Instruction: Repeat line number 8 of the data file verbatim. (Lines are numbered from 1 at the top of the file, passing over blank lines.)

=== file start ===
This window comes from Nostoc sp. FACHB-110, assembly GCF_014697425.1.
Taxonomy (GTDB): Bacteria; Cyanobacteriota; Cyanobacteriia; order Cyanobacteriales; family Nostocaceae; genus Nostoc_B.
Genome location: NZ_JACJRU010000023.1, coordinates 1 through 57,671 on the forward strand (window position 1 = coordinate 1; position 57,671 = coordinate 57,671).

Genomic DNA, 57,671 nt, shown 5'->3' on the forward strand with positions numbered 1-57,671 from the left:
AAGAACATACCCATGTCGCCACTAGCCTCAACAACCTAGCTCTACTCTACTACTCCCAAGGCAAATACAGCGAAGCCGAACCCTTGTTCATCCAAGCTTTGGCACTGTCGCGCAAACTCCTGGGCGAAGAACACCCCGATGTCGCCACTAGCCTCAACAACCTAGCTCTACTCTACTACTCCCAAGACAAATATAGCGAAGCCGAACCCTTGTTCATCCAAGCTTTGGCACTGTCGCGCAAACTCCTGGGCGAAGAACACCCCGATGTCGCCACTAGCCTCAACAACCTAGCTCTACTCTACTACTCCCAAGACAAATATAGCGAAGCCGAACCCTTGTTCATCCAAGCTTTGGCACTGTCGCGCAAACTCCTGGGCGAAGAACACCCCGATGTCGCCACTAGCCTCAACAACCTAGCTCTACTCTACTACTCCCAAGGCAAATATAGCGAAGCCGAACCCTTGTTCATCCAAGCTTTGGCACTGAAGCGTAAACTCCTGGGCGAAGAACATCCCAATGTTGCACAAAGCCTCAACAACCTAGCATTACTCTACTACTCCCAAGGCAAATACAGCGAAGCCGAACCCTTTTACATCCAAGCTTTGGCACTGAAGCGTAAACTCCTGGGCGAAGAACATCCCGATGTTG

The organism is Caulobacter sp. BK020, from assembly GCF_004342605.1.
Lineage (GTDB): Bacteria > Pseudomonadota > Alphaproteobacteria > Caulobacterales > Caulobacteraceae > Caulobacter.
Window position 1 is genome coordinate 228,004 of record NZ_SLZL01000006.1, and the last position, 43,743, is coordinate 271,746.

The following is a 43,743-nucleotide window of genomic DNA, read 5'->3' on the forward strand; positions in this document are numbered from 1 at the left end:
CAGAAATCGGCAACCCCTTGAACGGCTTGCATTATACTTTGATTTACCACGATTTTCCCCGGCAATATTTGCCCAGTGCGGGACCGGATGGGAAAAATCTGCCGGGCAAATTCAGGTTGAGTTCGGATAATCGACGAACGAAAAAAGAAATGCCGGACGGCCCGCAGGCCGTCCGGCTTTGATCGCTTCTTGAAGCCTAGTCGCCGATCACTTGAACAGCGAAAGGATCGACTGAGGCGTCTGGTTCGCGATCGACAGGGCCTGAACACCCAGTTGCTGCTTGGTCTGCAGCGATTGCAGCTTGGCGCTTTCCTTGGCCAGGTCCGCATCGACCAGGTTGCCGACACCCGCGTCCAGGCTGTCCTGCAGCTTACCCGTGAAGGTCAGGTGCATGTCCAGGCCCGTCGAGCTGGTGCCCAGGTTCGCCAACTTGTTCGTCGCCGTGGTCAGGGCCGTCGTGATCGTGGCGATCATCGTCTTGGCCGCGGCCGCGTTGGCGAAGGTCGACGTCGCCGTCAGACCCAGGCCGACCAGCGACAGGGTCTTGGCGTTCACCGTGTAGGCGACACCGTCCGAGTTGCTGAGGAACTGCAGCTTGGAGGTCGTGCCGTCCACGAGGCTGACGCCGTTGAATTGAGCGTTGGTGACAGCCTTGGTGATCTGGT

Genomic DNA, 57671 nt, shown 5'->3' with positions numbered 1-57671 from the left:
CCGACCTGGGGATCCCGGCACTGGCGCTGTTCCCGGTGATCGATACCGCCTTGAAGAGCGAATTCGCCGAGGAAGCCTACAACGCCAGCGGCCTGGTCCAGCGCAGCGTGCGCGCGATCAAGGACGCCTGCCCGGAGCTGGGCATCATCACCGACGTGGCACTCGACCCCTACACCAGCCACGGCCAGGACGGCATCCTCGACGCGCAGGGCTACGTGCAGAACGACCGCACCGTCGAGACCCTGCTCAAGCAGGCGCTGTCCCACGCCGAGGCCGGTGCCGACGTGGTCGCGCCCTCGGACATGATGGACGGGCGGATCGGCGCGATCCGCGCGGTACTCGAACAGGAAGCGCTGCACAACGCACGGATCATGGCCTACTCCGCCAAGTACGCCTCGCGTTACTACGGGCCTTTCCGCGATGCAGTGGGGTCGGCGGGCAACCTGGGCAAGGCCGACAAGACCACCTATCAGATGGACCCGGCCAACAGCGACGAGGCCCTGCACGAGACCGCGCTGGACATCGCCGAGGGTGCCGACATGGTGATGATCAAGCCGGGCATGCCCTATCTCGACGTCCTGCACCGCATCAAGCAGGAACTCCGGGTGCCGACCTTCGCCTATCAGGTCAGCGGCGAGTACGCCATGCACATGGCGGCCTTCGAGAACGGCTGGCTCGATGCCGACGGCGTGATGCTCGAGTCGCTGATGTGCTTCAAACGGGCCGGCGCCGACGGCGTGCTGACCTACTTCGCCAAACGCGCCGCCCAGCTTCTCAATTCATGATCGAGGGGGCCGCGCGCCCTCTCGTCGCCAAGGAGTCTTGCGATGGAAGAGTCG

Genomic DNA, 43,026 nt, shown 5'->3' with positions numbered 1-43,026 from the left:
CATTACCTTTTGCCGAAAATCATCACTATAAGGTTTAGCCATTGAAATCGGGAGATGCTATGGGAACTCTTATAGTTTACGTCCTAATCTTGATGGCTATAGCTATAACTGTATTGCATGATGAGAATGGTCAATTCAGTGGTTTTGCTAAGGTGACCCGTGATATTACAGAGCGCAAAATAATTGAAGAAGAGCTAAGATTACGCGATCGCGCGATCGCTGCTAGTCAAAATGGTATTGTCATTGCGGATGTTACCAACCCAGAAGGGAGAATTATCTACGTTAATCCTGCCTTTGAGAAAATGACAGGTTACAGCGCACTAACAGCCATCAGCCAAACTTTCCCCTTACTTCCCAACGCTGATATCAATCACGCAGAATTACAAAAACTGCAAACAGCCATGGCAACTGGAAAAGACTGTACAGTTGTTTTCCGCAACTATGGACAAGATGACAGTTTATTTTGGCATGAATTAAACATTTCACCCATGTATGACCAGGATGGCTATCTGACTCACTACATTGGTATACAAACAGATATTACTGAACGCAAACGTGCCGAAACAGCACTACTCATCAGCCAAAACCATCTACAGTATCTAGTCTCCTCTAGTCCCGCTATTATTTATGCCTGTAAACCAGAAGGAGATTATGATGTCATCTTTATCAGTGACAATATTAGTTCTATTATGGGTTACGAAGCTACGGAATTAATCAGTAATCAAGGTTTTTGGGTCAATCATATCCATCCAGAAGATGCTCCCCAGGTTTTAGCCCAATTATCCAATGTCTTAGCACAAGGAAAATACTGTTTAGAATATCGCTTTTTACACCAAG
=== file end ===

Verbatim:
Window position 1 is genome coordinate 228,004 of record NZ_SLZL01000006.1, and the last position, 43,743, is coordinate 271,746.